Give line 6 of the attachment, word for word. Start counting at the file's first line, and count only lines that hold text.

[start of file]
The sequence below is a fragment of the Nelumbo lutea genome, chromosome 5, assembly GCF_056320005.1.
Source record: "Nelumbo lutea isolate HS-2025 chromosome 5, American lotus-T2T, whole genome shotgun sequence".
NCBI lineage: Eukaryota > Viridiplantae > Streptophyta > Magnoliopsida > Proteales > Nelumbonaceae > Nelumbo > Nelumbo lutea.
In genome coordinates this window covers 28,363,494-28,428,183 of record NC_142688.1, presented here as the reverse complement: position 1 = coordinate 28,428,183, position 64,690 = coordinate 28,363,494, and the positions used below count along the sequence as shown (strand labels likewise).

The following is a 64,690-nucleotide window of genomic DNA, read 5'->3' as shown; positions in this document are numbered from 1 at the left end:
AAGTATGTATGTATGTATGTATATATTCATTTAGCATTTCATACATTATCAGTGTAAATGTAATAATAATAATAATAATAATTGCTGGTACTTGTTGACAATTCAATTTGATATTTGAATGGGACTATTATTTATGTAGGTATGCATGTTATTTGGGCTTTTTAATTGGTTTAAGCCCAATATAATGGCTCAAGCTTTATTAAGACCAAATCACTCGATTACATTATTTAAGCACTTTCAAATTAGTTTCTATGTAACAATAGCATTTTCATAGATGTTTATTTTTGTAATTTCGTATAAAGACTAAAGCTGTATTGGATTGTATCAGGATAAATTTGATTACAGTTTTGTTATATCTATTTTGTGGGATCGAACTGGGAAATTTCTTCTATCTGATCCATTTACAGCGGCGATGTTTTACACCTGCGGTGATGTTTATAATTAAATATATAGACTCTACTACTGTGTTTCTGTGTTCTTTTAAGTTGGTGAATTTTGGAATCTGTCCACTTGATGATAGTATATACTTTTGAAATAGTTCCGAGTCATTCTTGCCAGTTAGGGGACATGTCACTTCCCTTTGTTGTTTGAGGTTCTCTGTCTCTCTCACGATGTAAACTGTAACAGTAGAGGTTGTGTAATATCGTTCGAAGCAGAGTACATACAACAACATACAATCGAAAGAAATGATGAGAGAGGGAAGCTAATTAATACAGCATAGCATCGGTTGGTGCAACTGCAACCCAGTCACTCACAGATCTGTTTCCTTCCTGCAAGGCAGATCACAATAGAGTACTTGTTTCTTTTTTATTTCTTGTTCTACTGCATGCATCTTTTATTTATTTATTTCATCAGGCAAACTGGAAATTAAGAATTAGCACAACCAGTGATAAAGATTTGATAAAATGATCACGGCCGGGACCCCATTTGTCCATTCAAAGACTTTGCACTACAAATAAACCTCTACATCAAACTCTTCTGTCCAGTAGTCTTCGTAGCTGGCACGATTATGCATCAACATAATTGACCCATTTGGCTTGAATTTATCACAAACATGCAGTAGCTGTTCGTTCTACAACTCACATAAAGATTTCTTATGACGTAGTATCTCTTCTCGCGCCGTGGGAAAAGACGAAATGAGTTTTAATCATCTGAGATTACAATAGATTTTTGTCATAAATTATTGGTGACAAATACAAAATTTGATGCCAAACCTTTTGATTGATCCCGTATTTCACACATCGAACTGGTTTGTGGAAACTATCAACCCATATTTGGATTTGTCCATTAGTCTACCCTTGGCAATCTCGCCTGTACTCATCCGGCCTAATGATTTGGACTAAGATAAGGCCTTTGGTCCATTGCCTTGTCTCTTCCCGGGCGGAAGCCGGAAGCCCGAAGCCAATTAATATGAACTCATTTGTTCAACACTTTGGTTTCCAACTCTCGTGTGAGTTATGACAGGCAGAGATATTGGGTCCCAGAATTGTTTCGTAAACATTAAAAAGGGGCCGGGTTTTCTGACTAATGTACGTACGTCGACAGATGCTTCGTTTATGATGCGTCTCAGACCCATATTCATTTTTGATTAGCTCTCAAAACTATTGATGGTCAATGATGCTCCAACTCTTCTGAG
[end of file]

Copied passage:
AAGTATGTATGTATGTATGTATATATTCATTTAGCATTTCATACATTATCAGTGTAAATGTAATAATAATAATAATAATAATTGCTGGTACTTGTTGACAATTCAATTTGATATTTGAATGGGACTATTATTTATGTAGGTATGCATGTTATTTGGGCTTTTTAATTGGTTTAAGCCCAATATAATGGCTCAAGCTTTATTAAGACCAAATCACTCGATTACATTATTTAAGCACTTTCAAATTAGTTTCTATGTAACAATAGCATTTTCATAGATGTTTATTTTTGTAATTTCGTATAAAGACTAAAGCTGTATTGGATTGTATCAGGATAAATTTGATTACAGTTTTGTTATATCTATTTTGTGGGATCGAACTGGGAAATTTCTTCTATCTGATCCATTTACAGCGGCGATGTTTTACACCTGCGGTGATGTTTATAATTAAATATATAGACTCTACTACTGTGTTTCTGTGTTCTTTTAAGTTGGTGAATTTTGGAATCTGTCCACTTGATGATAGTATATACTTTTGAAATAGTTCCGAGTCATTCTTGCCAGTTAGGGGACATGTCACTTCCCTTTGTTGTTTGAGGTTCTCTGTCTCTCTCACGATGTAAACTGTAACAGTAGAGGTTGTGTAATATCGTTCGAAGCAGAGTACATACAACAACATACAATCGAAAGAAATGATGAGAGAGGGAAGCTAATTAATACAGCATAGCATCGGTTGGTGCAACTGCAACCCAGTCACTCACAGATCTGTTTCCTTCCTGCAAGGCAGATCACAATAGAGTACTTGTTTCTTTTTTATTTCTTGTTCTACTGCATGCATCTTTTATTTATTTATTTCATCAGGCAAACTGGAAATTAAGAATTAGCACAACCAGTGATAAAGATTTGATAAAATGATCACGGCCGGGACCCCATTTGTCCATTCAAAGACTTTGCACTACAAATAAACCTCTACATCAAACTCTTCTGTCCAGTAGTCTTCGTAGCTGGCACGATTATGCATCAACATAATTGACCCATTTGGCTTGAATTTATCACAAACATGCAGTAGCTGTTCGTTCTACAACTCACATAAAGATTTCTTATGACGTAGTATCTCTTCTCGCGCCGTGGGAAAAGACGAAATGAGTTTTAATCATCTGAGATTACAATAGATTTTTGTCATAAATTATTGGTGACAAATACAAAATTTGATGCCAAACCTTTTGATTGATCCCGTATTTCACACATCGAACTGGTTTGTGGAAACTATCAACCCATATTTGGATTTGTCCATTAGTCTACCCTTGGCAATCTCGCCTGTACTCATCCGGCCTAATGATTTGGACTAAGATAAGGCCTTTGGTCCATTGCCTTGTCTCTTCCCGGGCGGAAGCCGGAAGCCCGAAGCCAATTAATATGAACTCATTTGTTCAACACTTTGGTTTCCAACTCTCGTGTGAGTTATGACAGGCAGAGATATTGGGTCCCAGAATTGTTTCGTAAACATTAAAAAGGGGCCGGGTTTTCTGACTAATGTACGTACGTCGACAGATGCTTCGTTTATGATGCGTCTCAGACCCATATTCATTTTTGATTAGCTCTCAAAACTATTGATGGTCAATGATGCTCCAACTCTTCTGAG